Maze & Lindholm’s 5-track epic A River Flowing Home to the Sea is an enlightening experience which takes the listener through an adventure with the concept of intimacy and forces them to question their relationship with the concept of silence.
Maze and Lindholm is a duo consisting of two fantastic producers from Brussels: Pierre de Muelenaere aka P.Maze – also involved in Orphan Swords – and Otto Lindholm. Following on from the success of their widely praised debut album, the sombre Where the Wolf Has Been Seen, the production duo has provided a more optimistic and hopeful tale with their latest album, which was released worldwide on June 19th. A River Flowing Home to the Sea tackles silence and the feeling it evokes in a much different manner. On the first release silence was portrayed as being a symbol of isolation and loneliness, whereas here we focus on the inner peace and tranquillity silence provides.
The new album’s greatest feature is without a doubt the story it provides, being the prominent feature of the production. However, the story being so prominent creates large issues with the album, such as singular tracks losing significance when removed from the album setting. This is without a doubt a concept album which works terrifically when in tandem with their previous album, but in its own right the production isn’t as impactful and cannot complete the story it’s trying to tell. To put it simply: this is the second part of the story and pointless without the start.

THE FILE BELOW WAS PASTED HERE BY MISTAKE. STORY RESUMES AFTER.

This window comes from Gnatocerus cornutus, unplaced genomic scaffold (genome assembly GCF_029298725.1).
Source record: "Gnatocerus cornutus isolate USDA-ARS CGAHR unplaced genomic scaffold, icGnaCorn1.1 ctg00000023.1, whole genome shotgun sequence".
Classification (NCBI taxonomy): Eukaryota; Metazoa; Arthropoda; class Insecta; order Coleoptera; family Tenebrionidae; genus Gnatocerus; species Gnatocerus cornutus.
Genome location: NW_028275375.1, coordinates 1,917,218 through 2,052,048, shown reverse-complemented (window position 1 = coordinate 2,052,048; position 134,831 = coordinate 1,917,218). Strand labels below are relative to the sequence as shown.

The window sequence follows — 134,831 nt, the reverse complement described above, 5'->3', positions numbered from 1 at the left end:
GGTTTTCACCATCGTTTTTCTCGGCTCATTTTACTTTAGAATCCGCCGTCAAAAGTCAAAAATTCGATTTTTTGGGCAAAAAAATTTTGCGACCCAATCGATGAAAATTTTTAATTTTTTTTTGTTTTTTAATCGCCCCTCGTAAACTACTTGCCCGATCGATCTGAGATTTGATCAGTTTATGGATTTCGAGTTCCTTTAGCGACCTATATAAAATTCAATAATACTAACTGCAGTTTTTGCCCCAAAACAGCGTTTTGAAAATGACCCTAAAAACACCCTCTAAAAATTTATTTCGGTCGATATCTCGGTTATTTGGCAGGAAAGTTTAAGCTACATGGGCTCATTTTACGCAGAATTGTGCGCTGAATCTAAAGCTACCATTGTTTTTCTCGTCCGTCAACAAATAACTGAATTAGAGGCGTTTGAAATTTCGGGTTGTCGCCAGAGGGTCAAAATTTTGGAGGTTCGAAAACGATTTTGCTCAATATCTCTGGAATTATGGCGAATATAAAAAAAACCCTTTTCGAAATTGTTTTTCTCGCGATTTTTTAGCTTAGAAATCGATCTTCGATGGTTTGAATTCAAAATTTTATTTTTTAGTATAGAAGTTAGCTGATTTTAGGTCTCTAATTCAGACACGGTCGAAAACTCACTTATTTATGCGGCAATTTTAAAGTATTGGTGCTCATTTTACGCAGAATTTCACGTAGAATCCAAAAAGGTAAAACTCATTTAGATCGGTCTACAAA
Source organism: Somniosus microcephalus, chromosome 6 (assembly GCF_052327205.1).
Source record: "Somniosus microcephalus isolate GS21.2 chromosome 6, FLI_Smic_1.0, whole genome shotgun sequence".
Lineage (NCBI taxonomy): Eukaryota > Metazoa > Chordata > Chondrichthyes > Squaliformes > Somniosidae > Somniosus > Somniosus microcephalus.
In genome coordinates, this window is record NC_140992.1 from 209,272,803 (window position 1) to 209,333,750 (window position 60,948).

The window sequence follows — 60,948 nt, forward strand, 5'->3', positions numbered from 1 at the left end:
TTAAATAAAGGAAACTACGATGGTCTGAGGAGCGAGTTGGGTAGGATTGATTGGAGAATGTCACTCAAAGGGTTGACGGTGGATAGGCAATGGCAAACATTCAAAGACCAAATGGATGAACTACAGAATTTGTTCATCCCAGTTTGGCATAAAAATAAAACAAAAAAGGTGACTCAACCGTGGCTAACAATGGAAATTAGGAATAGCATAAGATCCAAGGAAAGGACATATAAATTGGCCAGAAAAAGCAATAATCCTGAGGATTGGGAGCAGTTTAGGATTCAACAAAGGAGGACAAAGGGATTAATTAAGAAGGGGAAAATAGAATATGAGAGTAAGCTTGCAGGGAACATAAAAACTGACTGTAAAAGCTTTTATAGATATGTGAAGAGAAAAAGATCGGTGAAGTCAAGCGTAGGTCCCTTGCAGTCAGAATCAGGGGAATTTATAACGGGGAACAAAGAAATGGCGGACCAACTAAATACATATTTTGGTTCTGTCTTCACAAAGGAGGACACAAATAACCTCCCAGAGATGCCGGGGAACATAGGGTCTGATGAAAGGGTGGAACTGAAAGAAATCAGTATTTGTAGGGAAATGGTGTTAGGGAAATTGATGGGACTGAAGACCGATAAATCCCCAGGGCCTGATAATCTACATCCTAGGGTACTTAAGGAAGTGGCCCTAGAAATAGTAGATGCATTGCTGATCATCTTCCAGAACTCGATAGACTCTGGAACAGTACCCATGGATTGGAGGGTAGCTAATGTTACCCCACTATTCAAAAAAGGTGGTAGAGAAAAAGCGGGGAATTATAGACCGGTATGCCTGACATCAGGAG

Ultimately, though, A River Flowing Home to the Sea is a splendid album with absolutely amazing production, made so great by the duo’s understanding of the instruments they use. Maze & Lindholm provide a compelling and complex narrative all through their selective use of instruments. In particular the use of piano on the third track ‘The Raw Silk’ is sensational and creates an unparalleled ambience, the pinnacle for this album’s production. This track has a stellar use of minimisation, and as the shortest track doesn’t outstay its welcome. Special mention must also be given to the opener ‘There’s A Room For You’ which is similarly fantastic as it sets the tone for the rest of the album with its subtle transitions and upbeat nature.
It will be interesting to see if Maze & Lindholm continue their obsession with silence or look to tackle another topic with their next release.
Words by Paul Dawson